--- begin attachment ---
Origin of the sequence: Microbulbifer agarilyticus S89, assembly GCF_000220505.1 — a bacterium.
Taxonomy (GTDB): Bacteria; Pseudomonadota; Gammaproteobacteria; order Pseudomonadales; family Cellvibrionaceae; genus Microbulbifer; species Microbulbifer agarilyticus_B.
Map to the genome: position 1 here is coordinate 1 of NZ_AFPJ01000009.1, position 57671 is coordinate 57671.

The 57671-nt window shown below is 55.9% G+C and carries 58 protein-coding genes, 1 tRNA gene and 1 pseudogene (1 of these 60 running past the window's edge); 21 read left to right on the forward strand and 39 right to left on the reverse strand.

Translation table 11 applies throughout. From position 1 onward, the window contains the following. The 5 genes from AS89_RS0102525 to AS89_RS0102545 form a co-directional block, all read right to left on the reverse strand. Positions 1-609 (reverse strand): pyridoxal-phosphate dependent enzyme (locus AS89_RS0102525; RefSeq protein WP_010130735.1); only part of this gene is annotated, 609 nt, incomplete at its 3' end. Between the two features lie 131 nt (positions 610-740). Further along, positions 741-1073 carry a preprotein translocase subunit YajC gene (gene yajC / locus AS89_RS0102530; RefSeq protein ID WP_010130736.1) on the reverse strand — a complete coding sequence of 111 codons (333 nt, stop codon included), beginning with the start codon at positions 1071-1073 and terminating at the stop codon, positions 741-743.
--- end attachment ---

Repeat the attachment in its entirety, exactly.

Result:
Origin of the sequence: Microbulbifer agarilyticus S89, assembly GCF_000220505.1 — a bacterium.
Taxonomy (GTDB): Bacteria; Pseudomonadota; Gammaproteobacteria; order Pseudomonadales; family Cellvibrionaceae; genus Microbulbifer; species Microbulbifer agarilyticus_B.
Map to the genome: position 1 here is coordinate 1 of NZ_AFPJ01000009.1, position 57671 is coordinate 57671.

The 57671-nt window shown below is 55.9% G+C and carries 58 protein-coding genes, 1 tRNA gene and 1 pseudogene (1 of these 60 running past the window's edge); 21 read left to right on the forward strand and 39 right to left on the reverse strand.

Translation table 11 applies throughout. From position 1 onward, the window contains the following. The 5 genes from AS89_RS0102525 to AS89_RS0102545 form a co-directional block, all read right to left on the reverse strand. Positions 1-609 (reverse strand): pyridoxal-phosphate dependent enzyme (locus AS89_RS0102525; RefSeq protein WP_010130735.1); only part of this gene is annotated, 609 nt, incomplete at its 3' end. Between the two features lie 131 nt (positions 610-740). Further along, positions 741-1073 carry a preprotein translocase subunit YajC gene (gene yajC / locus AS89_RS0102530; RefSeq protein ID WP_010130736.1) on the reverse strand — a complete coding sequence of 111 codons (333 nt, stop codon included), beginning with the start codon at positions 1071-1073 and terminating at the stop codon, positions 741-743.